Springer retracted 107 papers from Tumor Biology in April.

Emily Petersen

Journal that holds record for retracted papers also has a problem with editorial board members

Almost every scientific journal has to retract a paper once in a while. But at Tumor Biology, when it rains, it pours. Last month, its former publisher, Springer, announced that the journal was retracting 107 papers all at once, after finding that the peer-review process had been compromised. It was the third mass retraction at Tumor Biology, which now holds the unenviable world record for most retracted papers, according to Retraction Watch.

But that’s not Tumor Biology’s only problem. ScienceInsider has discovered that the journal’s editorial board, as published online, contains the names of several scientists who say they have no relationship whatsoever with the journal—including German Nobel laureate Harald zur Hausen. Until a few months ago, the board’s membership list even included a researcher who passed away in 2013.  

Tumor Biology is owned by the International Society of Oncology and BioMarkers (ISOBM), and was published by Springer until last year; since January, the journal has been published by California-based publisher SAGE. Its editorial board is supposed to review submissions and offer advice on editorial strategy.

Springer previously retracted articles from the journal in 2015 and 2016—in both cases along with papers from other journals—because of fake peer reviews. Like many journals, Tumor Biology allows authors to suggest reviewers; in this case, the reviewers were either made up, or had the names of real scientists but false email addresses. Manuscripts sent to these fake reviewers invariably received positive reviews that helped get the paper accepted. “We are now reviewing our editorial processes across Springer to guard against this kind of manipulation of the peer review process in future,” the publisher said in an August 2015 statement.

The latest retraction wave came about after an investigation prompted by the 2016 retractions, a Springer spokesperson says. Whereas many previous retractions were for articles from Iran, all the newly retracted papers appear to have originated in China. Springer says there is “some evidence” that companies specializing in manuscript editing and submission, used by some Chinese researchers to help get their papers published, played a role. “It is unclear whether the authors of the manuscripts were aware that the agencies were proposing fabricated reviewer names,” a spokesperson says.

But Springer acknowledges that the journal may be partly to blame. In at least one case, the authors of a retracted article claim they didn’t use an agency and did not propose fake reviewers—which suggests the journal’s editors invited the fake review instead. The spokesperson says that may have happened because editors kept the contact information of fake reviewers in their database. She says an update to the retraction notice will clarify the issue.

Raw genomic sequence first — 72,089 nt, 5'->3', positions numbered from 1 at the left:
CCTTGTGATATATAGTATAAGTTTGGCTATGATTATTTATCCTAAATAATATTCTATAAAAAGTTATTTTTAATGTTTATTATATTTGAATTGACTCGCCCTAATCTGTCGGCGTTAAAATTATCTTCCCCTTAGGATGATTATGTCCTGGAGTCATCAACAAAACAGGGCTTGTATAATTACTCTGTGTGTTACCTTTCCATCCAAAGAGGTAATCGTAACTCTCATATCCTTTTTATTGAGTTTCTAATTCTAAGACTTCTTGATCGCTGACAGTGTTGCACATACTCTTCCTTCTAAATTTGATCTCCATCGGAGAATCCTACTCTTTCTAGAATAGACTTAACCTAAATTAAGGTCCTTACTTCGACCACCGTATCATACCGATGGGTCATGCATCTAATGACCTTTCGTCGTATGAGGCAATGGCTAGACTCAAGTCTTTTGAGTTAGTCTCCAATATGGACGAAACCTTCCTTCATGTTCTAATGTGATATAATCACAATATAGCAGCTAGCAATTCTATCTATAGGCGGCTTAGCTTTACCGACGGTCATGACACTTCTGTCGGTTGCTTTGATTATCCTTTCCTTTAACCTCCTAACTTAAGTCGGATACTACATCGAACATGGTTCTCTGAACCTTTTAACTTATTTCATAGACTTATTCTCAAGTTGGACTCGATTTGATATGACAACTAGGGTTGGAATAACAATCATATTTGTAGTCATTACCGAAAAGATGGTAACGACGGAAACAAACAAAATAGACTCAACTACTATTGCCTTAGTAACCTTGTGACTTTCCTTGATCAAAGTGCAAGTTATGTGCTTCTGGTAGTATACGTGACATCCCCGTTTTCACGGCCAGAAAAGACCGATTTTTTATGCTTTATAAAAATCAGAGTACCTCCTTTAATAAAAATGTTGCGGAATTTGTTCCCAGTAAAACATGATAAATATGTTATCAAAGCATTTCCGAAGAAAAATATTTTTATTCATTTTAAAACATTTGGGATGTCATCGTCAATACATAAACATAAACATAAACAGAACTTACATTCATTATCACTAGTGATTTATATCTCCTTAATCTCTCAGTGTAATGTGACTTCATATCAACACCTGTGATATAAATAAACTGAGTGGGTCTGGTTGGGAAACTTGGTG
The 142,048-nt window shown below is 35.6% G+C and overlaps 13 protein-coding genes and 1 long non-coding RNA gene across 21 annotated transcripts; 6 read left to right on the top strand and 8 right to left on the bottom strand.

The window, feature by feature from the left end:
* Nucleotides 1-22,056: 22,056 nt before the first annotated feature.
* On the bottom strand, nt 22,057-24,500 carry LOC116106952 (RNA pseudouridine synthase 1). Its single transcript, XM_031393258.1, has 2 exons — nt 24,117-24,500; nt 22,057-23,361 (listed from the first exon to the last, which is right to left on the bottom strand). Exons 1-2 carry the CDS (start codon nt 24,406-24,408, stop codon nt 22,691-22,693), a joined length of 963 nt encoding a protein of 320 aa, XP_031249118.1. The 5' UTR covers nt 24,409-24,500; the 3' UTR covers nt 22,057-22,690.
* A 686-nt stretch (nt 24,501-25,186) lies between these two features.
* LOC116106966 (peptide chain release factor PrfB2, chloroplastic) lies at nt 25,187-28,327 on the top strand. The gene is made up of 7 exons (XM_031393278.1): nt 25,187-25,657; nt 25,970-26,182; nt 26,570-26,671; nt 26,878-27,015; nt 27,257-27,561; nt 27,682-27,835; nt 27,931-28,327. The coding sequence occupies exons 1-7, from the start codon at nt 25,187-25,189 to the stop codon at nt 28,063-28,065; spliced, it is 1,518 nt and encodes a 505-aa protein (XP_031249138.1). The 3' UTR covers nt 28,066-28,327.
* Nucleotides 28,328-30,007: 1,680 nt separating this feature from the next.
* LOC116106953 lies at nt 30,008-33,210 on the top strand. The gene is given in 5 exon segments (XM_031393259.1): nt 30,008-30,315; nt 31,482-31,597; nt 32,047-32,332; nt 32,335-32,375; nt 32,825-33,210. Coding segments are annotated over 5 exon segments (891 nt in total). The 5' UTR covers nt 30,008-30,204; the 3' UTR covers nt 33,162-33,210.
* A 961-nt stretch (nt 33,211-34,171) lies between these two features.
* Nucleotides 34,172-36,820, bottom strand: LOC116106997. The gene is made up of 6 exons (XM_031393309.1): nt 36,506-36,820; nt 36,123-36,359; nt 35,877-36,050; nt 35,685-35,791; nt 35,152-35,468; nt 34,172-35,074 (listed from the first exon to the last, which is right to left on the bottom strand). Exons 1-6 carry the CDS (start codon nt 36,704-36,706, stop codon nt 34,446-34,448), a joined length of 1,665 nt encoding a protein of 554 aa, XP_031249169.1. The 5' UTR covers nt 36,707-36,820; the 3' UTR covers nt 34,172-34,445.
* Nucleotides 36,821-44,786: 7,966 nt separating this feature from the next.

Meanwhile, at least five scientists listed as members of Tumor Biology’s editorial board now or before the takeover by SAGE in December 2016 say they have no involvement with the journal or ended their membership many years ago. (ScienceInsider tried to contact every person listed, by email or by phone.) Zur Hausen, of the German Cancer Research Center and Heidelberg University, says he wasn’t aware he was on the list, and that to the best of his knowledge he has never even reviewed a paper for Tumor Biology. Isaiah Fidler from the University of Texas MD Anderson Cancer Center in Houston says he has “no relationship” with the journal and has asked Tumor Biology’s editor-in-chief, Torgny Stigbrand of Umeå University in Sweden, to remove his name “immediately.” Donna Pauler Ankerst from the Technical University of Munich in Germany says she resigned from the board in 2013, and Abraham Fuks from McGill University in Montreal, Canada, wrote that he “had no contact with the journal or the society for at least fifteen years.”

Seven members of the editorial board could not be contacted, in some cases because they no longer work at the institutes listed on the journal’s website. Manfred Rajewsky of the University of Duisburg-Essen in Germany, who was listed as a board member until the January takeover by SAGE, passed away 4 years ago. (His name is still on Springer’s archived website for Tumor Biology.)

Sixteen board members did not respond to requests from ScienceInsider; six others did but did not answer specific questions about the retractions. Stigbrand did not respond to questions either.

A Springer spokesperson says responsibility for the editorial board lies with ISOBM; the society “exercises sole control of the editorial development and editorial content of the journal,” they wrote. Several current and former ISOBM board members did not respond to questions by email from ScienceInsider; the society’s homepage is currently offline.

A spokesperson for SAGE says the company and ISOBM agreed in December 2016 to restructure the board, and that changes are “currently being made.” The publisher says it has overhauled the peer-review process at Tumor Biology and that manuscripts are now sent to at least two reviewers not recommended by the authors.

Springer has said it will develop tools for its remaining journals that should make the peer-review process more robust and help verify reviewers’ identities.